Later, he would sell Mt. Gox, the world's largest Bitcoin exchange, claiming that although the site was "cool" and "needed to survive," it was no longer "technically interesting." McCaleb, a longtime Bitcoin fan, had been disillusioned with the protocol's mining method "because it loses too much electricity." He went on to create Ripple, which he considers to be a better version of the Bitcoin idea that fixes some of these shortcomings. Might Satoshi have said what he'd wear he had "moved on"?

Shinichi Mochizuki

A new feature on the Japanese mathematician has led Nelson and others to speculate that the enigmatic genius developed Bitcoin in his spare time while solving the famous ABC Conjecture, one of the math world's most difficult problems. It's difficult to doubt Mochizuki's skills, and the trends seem to be consistent. To the chagrin of mathematicians worldwide, Mochizuki published his ABC Conjecture evidence on the internet (rather than via proven scholarly channels) and then walked away, refusing to justify his potentially historic work. Mochizuki is also able to speak English, but it's unknown if he can code or understand cryptography. Still, considering Mochizuki's math prowess and exceptional intelligence, it's not difficult to imagine he taught himself.

Government

Another theory floated would be that Bitcoin is the invention of a state or governmental agency, which is a wet dream for conspiracy theorists. Resources aren't any longer an issue from such a vantage point. So why is that? The response is more like a mental experiment than a practical solution. Bitcoin has the potential to be a tool against the US dollar. It could be used to finance black ops in the same way as onion routing, which was first created by the Naval Research Laboratory, could be used as a currency. It may be used to strategically cut the finance sector's excess weight.

Bitcoin may be a preemptive attack toward a more malicious variant if policymakers think a commonly used digital currency is imminent. From the standpoint of both the United States, it may have been developed as a buffer against the dollar's declining foreign strength, but this seems doubtful considering the Fed's quantitative easing policies. The same may be said of the European Union and the teetering euro. Some also suggested that EU directives on digital currency, which were adopted and voted on even before Bitcoin became well popular, maybe a hint.

The most terrifying hypothesis is that Bitcoin is an Orwellian device that would empower governments to track all financial transactions. While Bitcoin is known for its anonymity, the blockchain's transparency ensures that any transaction is theoretically traceable. Even if each transaction is only connected with a key, some entities will ultimately be able to link the dots if given enough detail. At least in principle. In fact, government interference isn't possible, but it's not out of the question.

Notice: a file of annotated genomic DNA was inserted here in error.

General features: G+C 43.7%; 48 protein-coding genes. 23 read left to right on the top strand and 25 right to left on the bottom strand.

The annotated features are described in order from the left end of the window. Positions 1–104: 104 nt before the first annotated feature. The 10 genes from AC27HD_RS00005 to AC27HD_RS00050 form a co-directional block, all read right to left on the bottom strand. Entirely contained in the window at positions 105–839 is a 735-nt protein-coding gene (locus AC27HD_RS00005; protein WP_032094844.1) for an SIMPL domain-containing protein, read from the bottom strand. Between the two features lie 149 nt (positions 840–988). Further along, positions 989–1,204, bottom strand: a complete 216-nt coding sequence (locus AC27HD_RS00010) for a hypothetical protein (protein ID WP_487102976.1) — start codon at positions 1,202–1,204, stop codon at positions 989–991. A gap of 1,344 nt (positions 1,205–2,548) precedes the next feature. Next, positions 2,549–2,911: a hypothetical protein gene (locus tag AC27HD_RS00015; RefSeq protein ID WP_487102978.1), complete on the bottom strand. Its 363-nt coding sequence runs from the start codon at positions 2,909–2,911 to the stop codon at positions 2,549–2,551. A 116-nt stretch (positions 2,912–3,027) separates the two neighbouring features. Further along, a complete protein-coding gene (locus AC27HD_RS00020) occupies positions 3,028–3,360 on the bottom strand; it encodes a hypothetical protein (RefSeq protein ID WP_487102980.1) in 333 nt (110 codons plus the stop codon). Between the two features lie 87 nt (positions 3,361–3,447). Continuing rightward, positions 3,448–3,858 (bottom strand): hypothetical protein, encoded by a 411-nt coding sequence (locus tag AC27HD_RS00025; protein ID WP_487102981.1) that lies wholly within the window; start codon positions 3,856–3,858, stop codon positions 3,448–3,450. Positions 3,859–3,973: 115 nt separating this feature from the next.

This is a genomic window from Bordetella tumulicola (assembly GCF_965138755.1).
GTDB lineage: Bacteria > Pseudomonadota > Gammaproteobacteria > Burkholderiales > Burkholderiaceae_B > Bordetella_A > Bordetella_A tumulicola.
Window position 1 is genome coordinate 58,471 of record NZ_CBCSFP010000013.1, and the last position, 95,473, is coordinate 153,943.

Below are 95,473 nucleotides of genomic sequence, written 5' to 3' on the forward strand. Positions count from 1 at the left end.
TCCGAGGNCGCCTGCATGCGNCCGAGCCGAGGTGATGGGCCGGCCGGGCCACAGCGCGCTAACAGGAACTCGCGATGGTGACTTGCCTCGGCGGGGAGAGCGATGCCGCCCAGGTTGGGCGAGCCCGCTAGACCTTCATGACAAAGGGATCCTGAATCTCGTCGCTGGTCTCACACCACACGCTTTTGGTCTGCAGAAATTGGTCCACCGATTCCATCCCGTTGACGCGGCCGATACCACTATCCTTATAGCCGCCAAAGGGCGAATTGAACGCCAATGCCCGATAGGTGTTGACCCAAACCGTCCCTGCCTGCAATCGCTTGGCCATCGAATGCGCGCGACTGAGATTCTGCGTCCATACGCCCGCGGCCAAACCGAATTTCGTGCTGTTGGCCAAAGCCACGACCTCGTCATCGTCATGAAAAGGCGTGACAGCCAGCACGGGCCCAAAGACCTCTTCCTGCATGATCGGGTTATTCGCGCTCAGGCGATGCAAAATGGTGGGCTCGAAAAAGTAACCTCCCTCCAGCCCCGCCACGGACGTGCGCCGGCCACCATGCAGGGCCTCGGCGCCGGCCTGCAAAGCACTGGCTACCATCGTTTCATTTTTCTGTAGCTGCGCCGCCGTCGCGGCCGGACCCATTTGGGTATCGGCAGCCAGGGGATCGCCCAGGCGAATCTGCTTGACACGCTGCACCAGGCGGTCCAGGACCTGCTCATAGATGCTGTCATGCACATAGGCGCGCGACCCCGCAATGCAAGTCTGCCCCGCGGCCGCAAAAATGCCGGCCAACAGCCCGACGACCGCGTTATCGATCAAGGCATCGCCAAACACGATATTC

What We Don’t Know

In the end, we're back to square one: a few assumptions, some circumstantial proof, and none that can be considered definitive. Just a cursory study of Satoshi Nakamoto's virtually flawless implementation of the Bitcoin protocol reveals that he will approach his search for anonymity with the same degree of understanding. He knows how to play the long game.

And it's no surprise. In July 2008, only months before Satoshi released Bitcoin, the makers of e-gold were charged with "conspiracy to participate in money laundering" and "management of an unlicensed money transmission company." There's no upside to being an internet hero as the website has the power to overthrow governments and big businesses, given the treatment of people like Julian Assange and Kim Dotcom.

"His word is pretty much bond, especially if he were to come out from reclusiveness after all those years."

Satoshi Nakamoto will make a comeback at some stage in the future. Those in the group believe he is holding an eye on things, but he could reappear if the ship has to be righted. “He might kind of come in and say, ‘This is bad,'” she says. It's possible, according to a Bitcoin investor. “And he'd have a great deal of clout. His word is pretty much his bond, particularly if he were to emerge from his years of seclusion.”

Satoshi could then confirm that it was he by signing a letter to one of his genesis block keys. Before then, it's obvious he's able to keep his true identity hidden.

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About The Authors

Jaya Mckeown

Jaya Mckeown - Jaya moved to Boston from New York to pursue a master's degree in corporate communications at Emerson College. This experience, combined with her undergraduate degree in psychology and teaching, has equipped her with valuable skills that she employs on a daily basis in real estate negotiations, homebuyer and seller education, and successful promotion of the team's listings. Jaya's clients often characterize her as meticulous, proactive, and enjoyable to be around.